In what I found to be the most striking part of the retrospective, a constellation of Takaezu's moons—giant orbs with celestial starbursts of paint—sink into a sparkling bed of black sand under a sand-colored weaving by Lenore Tawney, an artist and close friend of Takaezu. The textile, with a slashed circle at its center, recalls a sun around which these little planets must orbit. The black sand seemed to hint at the darkness at the heart of each cosmic moon, glinting in its visibility—the suggestion of dark space in the illusion of outer space. It was impossible to know what may have been held inside each moon. A rattle? A poem? Inspired by Ōtagaki Rengetsu, the 19th-century nun and poet who inscribed poems on her pottery, Takaezu often included her own poems inside her closed forms. I realized the fact that any of the closed forms might contain these secrets made viewing them a thrilling experience. I wanted to pick the forms up and shake them in search of a sound, to crack them open in search of a poem, and yet to do so would be impossible. But the exhibit was less an exercise in restraint (from breaking the art) than it was an exercise in interpretation—imagining all the possibilities held inside each vessel.

Believing that any of these vessels could contain a secret poem or the secret sound of a rattle made the exhibition feel so much more full and exciting. I thought about how little I grant this generosity of interpretation to the objects, and people, I encounter in my life. I thought about that David Foster Wallace speech when he talks about standing in line at the supermarket and hating everyone before realizing that maybe the person who cut you in line is dying of bone cancer or knows someone who is dying of bone cancer or something, I don't remember the specifics—and felt immediately corny for comparing these beautiful, ineffable pots to the literary equivalent of a TED Talk. I realized that any of the million possible interpretations of the dark space—the interiority of the self, the hidden value of domestic crafts, clinical depression, etc.—was not the point. The dark space existed to be unknowable, forbidden.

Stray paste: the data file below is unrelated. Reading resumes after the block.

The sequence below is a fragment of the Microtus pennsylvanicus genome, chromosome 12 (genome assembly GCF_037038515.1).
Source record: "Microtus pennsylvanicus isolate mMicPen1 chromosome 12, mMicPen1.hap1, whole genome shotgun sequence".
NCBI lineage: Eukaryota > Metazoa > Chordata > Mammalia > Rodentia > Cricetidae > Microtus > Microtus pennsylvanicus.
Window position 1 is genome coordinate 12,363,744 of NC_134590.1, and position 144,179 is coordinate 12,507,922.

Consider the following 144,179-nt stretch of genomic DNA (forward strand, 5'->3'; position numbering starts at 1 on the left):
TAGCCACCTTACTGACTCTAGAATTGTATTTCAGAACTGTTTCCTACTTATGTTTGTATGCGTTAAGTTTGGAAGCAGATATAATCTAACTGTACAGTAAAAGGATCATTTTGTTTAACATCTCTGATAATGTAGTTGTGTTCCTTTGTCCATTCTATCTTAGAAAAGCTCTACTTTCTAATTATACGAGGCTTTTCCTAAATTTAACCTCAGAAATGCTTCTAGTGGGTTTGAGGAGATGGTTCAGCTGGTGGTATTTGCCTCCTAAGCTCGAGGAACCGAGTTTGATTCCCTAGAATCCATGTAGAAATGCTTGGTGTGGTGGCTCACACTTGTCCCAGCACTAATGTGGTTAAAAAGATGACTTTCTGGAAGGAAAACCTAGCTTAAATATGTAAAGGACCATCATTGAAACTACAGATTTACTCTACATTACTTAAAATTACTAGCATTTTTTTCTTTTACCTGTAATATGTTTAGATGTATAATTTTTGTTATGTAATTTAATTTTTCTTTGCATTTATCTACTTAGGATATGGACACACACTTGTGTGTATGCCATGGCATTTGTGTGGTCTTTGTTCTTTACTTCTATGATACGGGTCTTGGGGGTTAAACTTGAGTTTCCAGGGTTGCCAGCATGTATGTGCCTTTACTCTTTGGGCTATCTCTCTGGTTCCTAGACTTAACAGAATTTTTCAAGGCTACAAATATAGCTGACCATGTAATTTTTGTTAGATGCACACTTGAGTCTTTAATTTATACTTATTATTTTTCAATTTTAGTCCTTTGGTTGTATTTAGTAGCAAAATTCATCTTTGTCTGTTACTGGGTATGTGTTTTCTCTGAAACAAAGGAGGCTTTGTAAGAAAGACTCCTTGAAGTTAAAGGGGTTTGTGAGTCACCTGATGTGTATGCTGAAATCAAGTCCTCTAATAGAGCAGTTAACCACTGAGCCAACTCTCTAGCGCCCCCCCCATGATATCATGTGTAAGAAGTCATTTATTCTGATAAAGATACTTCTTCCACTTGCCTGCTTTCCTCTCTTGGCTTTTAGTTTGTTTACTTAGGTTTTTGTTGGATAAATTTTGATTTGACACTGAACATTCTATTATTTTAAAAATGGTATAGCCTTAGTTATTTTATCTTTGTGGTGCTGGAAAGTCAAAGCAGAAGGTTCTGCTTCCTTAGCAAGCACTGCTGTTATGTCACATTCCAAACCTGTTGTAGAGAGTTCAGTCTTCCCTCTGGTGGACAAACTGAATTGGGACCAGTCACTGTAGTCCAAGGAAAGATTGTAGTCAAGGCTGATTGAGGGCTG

For many years, the purpose of the dark space seemed a secret to Takaezu herself, according to the book In the Language of Silence: The Art of Toshiko Takaezu. One winter, after exhibiting her work in Hilo, Hawaii, a local journalist asked the artist why all her pots were closed up. Takaezu was surprised by this question. She did not know the answer, but knew she must answer, as the governor of Hawaii was standing nearby. On the spot, she said: "Because the most important thing is the dark space inside." Perhaps the mystery of the space is what is important. We all have hidden worlds, and we are all in each other's orbit. The best we can do is step carefully around each other and listen for what rattles.

"Toshiko Takaezu: Worlds Within," which contains Takaezu's ceramics, paintings, weavings, and other sculptures, will be touring across the United States, stopping at the Cranbrook Art Museum in Bloomfield Hills, Mich.; the Museum of Fine Arts, Houston; the Chazen Museum of Art at the University of Wisconsin-Madison; and the Honolulu Museum of Art.